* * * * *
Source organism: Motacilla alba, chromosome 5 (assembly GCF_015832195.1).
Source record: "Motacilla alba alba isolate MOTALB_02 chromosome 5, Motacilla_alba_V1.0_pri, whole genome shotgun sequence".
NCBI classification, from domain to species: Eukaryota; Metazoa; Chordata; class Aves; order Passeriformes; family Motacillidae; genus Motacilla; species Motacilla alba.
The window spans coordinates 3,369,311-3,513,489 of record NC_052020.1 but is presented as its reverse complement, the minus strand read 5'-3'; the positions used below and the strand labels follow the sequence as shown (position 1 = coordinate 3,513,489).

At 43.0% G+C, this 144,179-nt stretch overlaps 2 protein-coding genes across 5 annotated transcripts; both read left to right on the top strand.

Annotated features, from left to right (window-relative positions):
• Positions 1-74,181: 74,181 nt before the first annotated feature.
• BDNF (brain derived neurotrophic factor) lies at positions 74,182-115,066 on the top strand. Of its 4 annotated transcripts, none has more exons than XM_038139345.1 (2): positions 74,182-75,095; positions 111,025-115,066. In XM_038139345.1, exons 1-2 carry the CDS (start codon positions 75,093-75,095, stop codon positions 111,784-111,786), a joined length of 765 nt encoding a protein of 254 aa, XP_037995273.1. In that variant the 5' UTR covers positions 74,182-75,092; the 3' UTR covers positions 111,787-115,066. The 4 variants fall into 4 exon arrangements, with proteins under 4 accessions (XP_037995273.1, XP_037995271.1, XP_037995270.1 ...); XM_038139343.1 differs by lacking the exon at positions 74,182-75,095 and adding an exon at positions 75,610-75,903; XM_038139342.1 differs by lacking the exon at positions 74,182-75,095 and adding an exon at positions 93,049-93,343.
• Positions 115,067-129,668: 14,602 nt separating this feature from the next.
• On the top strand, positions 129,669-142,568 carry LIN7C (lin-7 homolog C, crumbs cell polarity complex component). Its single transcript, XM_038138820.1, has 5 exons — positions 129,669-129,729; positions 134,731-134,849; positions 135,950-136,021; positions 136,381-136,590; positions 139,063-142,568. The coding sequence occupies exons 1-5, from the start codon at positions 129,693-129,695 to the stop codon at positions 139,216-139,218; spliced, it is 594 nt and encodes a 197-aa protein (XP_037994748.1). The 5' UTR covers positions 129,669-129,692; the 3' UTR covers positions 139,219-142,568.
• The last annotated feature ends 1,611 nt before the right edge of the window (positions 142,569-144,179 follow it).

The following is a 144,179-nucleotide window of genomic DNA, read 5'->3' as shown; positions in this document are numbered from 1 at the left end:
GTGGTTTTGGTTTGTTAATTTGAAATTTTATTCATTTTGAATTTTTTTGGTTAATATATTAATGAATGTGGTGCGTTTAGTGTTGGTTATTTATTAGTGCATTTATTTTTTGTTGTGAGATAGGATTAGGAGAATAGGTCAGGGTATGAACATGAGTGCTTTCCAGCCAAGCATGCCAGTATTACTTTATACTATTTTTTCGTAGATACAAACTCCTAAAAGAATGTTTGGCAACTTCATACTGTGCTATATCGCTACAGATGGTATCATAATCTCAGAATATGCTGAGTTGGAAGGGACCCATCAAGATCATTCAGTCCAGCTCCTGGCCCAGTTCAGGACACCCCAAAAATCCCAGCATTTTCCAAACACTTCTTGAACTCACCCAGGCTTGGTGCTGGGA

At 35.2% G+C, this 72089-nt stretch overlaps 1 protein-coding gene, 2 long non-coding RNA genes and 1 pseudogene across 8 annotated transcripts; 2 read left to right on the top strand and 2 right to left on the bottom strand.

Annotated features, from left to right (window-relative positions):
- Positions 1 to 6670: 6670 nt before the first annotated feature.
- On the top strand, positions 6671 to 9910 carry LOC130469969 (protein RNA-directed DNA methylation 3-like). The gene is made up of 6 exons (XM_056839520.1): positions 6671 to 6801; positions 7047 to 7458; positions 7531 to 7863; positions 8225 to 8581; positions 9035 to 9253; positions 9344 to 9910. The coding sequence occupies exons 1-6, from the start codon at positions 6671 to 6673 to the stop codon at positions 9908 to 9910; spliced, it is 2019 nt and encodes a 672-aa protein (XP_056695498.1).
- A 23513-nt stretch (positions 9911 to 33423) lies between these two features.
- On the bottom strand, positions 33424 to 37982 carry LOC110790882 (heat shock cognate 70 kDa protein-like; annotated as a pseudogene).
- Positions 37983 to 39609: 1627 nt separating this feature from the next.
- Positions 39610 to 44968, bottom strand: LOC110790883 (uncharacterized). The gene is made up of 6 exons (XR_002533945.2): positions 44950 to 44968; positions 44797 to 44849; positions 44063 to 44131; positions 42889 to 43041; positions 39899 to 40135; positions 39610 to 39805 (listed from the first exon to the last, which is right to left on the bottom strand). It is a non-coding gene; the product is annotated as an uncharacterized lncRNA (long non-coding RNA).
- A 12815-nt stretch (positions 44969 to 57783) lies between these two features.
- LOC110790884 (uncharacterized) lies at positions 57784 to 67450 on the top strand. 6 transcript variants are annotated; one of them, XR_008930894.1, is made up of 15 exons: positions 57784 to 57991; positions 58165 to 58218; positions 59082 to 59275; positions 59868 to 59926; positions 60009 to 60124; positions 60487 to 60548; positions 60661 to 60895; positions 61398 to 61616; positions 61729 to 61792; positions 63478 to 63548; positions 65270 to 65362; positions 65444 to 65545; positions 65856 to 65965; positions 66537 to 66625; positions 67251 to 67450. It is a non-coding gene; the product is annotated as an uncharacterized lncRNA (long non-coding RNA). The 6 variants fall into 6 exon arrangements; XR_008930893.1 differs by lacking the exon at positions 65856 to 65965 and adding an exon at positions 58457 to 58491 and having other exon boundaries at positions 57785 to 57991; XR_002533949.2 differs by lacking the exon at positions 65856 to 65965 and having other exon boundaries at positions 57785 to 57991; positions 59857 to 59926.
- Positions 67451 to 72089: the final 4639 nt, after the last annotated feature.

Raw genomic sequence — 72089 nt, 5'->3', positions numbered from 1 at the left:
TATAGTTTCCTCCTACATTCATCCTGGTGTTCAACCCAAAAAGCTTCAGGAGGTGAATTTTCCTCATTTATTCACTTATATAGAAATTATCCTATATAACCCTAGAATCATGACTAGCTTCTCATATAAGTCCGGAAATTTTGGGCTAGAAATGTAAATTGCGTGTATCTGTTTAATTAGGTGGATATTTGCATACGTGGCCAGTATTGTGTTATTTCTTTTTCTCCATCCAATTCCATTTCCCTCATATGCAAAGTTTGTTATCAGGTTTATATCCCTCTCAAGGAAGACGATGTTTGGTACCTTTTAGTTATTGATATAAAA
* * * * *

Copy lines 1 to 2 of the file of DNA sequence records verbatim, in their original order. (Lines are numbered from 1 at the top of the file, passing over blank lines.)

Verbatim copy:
Source organism: Motacilla alba, chromosome 5 (assembly GCF_015832195.1).
Source record: "Motacilla alba alba isolate MOTALB_02 chromosome 5, Motacilla_alba_V1.0_pri, whole genome shotgun sequence".